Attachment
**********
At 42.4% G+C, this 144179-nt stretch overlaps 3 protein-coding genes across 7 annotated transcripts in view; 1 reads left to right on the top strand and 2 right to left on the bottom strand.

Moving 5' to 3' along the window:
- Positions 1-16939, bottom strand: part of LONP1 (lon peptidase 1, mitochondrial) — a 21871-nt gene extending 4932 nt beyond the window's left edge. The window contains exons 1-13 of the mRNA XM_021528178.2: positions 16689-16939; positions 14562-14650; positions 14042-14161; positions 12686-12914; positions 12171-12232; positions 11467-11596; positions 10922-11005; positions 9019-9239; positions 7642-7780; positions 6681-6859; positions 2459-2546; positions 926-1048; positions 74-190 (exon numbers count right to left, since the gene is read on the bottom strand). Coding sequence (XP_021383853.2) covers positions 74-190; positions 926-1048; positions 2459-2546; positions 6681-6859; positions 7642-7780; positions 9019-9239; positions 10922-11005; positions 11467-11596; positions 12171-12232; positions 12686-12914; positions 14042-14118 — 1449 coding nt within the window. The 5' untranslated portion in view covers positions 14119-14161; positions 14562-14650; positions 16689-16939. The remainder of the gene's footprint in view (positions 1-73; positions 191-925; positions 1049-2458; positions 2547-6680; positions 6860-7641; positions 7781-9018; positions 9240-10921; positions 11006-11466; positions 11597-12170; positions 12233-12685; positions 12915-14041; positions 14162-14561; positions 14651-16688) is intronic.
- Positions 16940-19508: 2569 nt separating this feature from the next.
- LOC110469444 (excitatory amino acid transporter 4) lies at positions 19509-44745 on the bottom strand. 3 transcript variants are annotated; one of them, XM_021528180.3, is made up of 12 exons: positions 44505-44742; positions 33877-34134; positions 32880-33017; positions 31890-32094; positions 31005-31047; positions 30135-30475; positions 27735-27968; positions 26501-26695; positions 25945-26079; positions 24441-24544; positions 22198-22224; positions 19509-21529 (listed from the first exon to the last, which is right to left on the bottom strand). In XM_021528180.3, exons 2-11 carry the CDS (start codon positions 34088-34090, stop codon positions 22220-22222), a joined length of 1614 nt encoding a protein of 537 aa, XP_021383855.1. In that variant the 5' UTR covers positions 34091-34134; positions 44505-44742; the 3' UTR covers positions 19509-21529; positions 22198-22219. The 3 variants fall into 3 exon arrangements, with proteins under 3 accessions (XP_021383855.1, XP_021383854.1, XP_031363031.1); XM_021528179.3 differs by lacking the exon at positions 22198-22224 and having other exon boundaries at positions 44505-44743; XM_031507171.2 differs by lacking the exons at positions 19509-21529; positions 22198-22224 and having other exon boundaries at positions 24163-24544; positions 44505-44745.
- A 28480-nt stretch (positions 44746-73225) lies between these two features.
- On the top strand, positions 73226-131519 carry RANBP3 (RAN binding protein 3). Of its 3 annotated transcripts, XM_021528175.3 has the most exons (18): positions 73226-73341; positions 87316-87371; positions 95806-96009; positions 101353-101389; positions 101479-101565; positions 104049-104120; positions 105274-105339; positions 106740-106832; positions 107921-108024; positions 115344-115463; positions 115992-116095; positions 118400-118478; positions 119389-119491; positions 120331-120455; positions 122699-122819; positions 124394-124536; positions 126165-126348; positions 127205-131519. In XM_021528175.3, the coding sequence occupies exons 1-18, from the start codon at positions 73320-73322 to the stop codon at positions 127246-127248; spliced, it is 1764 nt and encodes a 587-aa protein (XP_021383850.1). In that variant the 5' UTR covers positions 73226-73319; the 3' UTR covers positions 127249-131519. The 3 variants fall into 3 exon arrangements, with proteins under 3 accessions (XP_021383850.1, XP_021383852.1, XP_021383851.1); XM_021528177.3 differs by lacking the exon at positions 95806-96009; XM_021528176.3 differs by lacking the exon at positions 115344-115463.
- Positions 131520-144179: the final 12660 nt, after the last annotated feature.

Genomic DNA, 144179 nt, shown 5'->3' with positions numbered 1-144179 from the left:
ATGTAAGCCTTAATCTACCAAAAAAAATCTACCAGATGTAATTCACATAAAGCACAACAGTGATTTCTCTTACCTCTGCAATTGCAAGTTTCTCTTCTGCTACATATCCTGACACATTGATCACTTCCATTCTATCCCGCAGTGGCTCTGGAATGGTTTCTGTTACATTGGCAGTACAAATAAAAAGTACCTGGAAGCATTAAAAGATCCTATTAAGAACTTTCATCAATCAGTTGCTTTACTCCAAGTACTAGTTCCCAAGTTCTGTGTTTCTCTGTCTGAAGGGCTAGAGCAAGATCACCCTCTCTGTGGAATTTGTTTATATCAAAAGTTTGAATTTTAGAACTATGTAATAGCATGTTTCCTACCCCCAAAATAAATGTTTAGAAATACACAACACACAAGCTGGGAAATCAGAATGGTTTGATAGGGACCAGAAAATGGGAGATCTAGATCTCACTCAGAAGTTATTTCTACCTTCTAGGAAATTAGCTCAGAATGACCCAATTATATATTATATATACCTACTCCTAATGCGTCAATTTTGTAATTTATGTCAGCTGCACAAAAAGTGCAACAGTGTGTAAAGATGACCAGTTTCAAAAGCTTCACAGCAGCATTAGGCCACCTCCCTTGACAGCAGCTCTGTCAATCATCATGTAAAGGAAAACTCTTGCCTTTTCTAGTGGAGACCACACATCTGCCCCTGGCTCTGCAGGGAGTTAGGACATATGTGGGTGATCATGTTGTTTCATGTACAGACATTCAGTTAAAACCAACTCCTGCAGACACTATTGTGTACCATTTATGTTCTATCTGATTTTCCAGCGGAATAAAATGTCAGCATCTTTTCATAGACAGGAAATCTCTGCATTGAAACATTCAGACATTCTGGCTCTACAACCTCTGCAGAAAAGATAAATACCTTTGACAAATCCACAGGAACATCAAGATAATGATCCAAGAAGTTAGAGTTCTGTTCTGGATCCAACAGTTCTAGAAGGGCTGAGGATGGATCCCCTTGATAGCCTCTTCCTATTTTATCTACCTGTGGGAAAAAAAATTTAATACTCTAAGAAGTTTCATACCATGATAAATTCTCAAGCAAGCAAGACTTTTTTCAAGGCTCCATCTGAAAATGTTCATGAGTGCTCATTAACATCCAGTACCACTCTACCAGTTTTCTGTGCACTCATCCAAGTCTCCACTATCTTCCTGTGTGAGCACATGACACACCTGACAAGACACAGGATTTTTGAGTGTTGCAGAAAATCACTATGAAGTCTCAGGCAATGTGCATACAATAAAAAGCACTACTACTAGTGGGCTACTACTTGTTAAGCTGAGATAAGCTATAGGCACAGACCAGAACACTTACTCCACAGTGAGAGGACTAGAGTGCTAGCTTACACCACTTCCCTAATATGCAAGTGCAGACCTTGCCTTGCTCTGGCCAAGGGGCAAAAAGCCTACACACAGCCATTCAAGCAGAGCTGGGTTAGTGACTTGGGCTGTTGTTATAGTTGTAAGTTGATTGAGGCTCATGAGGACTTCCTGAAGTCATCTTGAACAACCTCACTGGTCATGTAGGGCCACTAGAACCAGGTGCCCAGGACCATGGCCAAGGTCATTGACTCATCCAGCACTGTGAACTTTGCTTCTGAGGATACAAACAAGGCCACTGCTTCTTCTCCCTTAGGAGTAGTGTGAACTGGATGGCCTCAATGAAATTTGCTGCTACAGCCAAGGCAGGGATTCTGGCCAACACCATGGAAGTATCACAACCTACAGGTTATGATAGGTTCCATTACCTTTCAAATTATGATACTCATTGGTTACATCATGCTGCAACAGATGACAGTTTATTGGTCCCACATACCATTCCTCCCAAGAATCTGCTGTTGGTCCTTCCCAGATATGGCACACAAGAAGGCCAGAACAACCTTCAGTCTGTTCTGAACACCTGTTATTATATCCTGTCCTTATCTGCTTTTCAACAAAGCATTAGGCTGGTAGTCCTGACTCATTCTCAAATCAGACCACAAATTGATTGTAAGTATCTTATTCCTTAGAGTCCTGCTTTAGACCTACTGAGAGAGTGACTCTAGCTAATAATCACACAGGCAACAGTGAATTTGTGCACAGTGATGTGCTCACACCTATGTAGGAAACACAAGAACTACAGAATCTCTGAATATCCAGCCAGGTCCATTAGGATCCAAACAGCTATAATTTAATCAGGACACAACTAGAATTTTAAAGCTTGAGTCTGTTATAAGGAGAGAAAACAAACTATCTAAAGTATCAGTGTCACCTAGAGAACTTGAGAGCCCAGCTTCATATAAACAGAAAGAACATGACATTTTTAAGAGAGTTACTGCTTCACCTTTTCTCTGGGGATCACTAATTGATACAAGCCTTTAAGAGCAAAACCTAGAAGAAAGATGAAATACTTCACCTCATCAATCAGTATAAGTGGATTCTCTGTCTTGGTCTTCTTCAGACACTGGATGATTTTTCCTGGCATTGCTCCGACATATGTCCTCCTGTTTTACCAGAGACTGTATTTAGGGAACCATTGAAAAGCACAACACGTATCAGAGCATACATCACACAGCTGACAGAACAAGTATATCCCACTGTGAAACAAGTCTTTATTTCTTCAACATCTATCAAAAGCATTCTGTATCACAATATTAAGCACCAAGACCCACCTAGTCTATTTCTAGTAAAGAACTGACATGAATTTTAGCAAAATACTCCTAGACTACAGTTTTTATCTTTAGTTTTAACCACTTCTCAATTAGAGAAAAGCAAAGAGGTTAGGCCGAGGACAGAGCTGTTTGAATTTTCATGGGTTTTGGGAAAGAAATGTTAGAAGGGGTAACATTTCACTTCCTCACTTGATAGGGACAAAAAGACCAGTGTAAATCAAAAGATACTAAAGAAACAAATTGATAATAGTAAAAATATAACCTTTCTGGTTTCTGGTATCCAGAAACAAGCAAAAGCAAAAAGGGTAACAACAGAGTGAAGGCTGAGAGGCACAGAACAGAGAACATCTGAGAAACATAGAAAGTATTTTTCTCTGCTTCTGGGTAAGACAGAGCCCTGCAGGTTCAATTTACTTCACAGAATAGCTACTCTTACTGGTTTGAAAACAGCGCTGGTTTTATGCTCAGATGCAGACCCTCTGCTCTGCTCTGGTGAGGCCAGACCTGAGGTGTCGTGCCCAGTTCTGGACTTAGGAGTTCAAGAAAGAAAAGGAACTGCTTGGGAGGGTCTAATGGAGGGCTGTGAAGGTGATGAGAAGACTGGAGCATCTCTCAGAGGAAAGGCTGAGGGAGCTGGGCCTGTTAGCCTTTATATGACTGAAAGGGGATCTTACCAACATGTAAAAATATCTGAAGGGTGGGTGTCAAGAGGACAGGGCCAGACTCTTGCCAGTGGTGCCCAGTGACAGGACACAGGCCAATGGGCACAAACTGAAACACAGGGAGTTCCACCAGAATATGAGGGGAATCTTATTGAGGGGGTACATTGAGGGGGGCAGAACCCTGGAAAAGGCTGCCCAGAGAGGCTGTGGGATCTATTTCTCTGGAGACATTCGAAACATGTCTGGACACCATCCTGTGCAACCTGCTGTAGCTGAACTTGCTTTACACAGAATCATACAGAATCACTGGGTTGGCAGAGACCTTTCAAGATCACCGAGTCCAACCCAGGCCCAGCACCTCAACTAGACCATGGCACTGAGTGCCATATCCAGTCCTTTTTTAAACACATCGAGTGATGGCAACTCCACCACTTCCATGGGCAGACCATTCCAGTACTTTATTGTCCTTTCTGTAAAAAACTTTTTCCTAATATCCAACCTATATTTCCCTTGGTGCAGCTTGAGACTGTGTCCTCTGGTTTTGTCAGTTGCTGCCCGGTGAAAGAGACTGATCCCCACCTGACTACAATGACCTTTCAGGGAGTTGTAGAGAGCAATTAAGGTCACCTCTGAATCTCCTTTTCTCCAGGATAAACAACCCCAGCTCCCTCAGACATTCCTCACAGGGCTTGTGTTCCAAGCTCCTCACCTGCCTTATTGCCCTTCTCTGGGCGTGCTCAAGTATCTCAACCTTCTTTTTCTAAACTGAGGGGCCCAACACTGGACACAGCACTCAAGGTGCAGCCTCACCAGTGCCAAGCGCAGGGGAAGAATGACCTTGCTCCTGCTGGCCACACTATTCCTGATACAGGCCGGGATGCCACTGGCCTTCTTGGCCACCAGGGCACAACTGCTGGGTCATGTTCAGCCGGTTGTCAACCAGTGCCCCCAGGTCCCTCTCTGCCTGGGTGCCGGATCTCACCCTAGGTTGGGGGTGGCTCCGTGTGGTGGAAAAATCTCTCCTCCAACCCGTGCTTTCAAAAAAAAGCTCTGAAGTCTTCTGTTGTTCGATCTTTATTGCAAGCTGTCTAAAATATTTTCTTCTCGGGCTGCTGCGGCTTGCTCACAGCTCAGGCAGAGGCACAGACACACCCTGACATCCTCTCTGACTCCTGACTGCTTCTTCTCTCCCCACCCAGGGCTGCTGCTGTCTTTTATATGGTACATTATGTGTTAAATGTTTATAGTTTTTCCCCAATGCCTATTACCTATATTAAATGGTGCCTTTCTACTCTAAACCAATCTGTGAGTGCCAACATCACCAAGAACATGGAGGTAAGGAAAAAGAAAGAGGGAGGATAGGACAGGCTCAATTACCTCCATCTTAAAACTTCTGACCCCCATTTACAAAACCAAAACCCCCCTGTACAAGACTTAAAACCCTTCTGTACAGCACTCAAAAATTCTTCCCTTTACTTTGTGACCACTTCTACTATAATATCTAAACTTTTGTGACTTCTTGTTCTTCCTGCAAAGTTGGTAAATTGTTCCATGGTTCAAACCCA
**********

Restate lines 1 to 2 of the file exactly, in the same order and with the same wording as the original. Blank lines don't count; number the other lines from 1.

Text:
At 42.4% G+C, this 144179-nt stretch overlaps 3 protein-coding genes across 7 annotated transcripts in view; 1 reads left to right on the top strand and 2 right to left on the bottom strand.

Moving 5' to 3' along the window: